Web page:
Every successful career starts with a vision. And for André Allen Anjos, the brainchild of RAC, that vision was to change the way that music is remixed.

Formerly known as Remix Artist Collective, RAC is just that; a collective. And after taking the indie-electronic genre to new heights in 2014, a Sunday slot at Lollapalooza was just the start for this Portland-based act.

Unlike the majority of artists in electronic music, RAC does everything differently. Now the solo project of André, RAC’s success has been defined by his unrivaled ability to collaborate with other talented musicians.

From the keyboard to the bass-line, everything about RAC is different.

What they produce is different. How they play it sounds different. And who RAC plays it with is almost always different.

Known throughout the industry quite simply as “André” –  the project’s frontman moved to the United States from Portugal when he was young. Bilingual, André grew up in Porto (the second biggest city in Portugal). He took up guitar and piano as a child, becoming inspired by bands like Nirvana during his defining teenage years.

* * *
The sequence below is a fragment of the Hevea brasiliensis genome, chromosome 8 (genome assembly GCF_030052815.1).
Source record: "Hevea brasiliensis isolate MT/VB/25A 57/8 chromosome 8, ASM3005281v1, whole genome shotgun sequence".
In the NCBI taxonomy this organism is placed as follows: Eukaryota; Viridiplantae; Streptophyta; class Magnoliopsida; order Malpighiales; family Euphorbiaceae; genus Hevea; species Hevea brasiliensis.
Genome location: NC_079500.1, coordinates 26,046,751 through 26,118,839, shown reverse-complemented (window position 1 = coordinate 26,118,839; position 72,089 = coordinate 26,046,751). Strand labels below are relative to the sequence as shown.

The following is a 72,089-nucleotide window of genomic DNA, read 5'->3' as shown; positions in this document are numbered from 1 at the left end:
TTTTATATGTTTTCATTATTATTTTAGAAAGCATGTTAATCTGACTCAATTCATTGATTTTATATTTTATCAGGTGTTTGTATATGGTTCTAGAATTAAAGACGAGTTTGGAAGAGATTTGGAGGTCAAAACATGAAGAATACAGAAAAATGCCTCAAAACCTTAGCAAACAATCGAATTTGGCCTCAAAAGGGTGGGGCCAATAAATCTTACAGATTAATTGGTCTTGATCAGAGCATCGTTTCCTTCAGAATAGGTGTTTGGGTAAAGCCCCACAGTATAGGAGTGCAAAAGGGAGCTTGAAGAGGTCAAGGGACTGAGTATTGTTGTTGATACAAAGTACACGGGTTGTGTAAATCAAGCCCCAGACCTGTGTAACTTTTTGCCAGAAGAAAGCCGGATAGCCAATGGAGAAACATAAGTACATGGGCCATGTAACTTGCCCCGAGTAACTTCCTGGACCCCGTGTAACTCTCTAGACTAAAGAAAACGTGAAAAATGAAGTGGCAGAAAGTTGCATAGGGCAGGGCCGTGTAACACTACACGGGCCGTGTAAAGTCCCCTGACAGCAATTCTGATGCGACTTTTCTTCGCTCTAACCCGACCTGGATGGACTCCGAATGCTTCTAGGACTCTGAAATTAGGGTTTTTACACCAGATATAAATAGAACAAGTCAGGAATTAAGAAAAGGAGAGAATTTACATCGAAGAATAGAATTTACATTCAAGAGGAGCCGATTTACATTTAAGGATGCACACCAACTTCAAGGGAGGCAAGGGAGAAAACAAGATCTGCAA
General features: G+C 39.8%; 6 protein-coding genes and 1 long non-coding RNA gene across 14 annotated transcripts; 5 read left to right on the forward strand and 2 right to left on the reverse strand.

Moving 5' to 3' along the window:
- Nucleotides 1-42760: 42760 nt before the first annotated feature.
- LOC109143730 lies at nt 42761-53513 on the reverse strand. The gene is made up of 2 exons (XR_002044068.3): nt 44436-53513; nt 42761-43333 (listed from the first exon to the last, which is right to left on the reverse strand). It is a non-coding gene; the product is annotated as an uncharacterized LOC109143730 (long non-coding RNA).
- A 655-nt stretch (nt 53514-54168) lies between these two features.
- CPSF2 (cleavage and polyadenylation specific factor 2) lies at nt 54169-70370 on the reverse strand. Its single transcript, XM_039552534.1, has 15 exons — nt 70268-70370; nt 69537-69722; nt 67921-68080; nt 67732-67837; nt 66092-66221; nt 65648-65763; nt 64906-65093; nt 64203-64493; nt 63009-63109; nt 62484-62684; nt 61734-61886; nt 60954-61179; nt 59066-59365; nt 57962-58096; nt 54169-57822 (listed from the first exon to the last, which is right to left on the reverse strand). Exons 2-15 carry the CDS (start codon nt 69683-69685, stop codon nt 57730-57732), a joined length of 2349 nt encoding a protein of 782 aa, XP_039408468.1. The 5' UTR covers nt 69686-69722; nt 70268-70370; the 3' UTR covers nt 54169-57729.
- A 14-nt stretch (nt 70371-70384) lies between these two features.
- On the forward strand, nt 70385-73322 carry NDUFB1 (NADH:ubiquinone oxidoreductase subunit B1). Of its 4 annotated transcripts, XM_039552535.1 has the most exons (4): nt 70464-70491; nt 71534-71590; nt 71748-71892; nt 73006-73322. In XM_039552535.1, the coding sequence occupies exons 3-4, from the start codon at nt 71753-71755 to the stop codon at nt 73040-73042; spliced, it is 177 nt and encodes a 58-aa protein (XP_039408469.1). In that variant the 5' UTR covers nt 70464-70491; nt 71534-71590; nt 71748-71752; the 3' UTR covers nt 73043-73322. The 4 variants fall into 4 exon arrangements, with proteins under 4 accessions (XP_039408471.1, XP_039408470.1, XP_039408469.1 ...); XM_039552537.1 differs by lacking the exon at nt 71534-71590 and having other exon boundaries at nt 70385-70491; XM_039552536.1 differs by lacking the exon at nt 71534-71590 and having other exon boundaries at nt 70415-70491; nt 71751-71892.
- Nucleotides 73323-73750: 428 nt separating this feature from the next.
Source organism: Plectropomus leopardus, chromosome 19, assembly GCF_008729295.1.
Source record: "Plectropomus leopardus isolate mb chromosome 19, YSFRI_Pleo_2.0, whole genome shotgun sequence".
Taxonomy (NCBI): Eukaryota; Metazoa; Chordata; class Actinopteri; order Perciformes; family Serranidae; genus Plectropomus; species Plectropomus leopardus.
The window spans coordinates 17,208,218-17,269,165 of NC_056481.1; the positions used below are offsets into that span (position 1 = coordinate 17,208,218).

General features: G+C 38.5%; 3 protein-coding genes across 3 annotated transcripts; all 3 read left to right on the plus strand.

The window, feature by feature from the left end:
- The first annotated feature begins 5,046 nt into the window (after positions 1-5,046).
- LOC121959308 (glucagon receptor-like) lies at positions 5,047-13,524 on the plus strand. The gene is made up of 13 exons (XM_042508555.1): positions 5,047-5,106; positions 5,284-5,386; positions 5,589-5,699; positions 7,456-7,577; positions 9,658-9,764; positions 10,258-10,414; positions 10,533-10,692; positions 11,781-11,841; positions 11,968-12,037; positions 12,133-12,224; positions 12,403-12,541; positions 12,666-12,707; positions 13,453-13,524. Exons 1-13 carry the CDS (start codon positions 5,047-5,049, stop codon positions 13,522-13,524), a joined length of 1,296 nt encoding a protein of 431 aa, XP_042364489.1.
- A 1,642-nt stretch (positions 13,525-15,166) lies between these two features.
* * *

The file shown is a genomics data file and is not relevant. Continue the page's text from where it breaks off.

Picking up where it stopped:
He didn’t have a full-ride scholarship to some music school on the East Coast, nor did he have industry connections on the West Coast.

Like so many other bright minds, it wasn’t a smooth ride for André. Despite his eventually wild success, André failed the 12th grade.

“My dad always made fun of me and said ‘you’re the hardest worker I know, but only on stuff that you care about.’ I failed school because I was lazy, but that doesn’t mean I was lazy about everything else. At the time, school just was whatever to me.”

In his early years as a musician, André played in a wedding band to pay the bills. When I asked him about those years, his humbleness almost baffled me.

“In a way, it’s kind of a pay off. Don’t get me wrong, it was fun and fulfilling and I don’t think I’m now like above that – but it was a stop on the path to get where I am now.”

The idea for RAC was conceived at Greenville College, a small liberal arts school in Southern Illinois. Founded in 1892 by the Free Methodist Church, Greenville adheres to a strict, “Christ-honoring” code of conduct.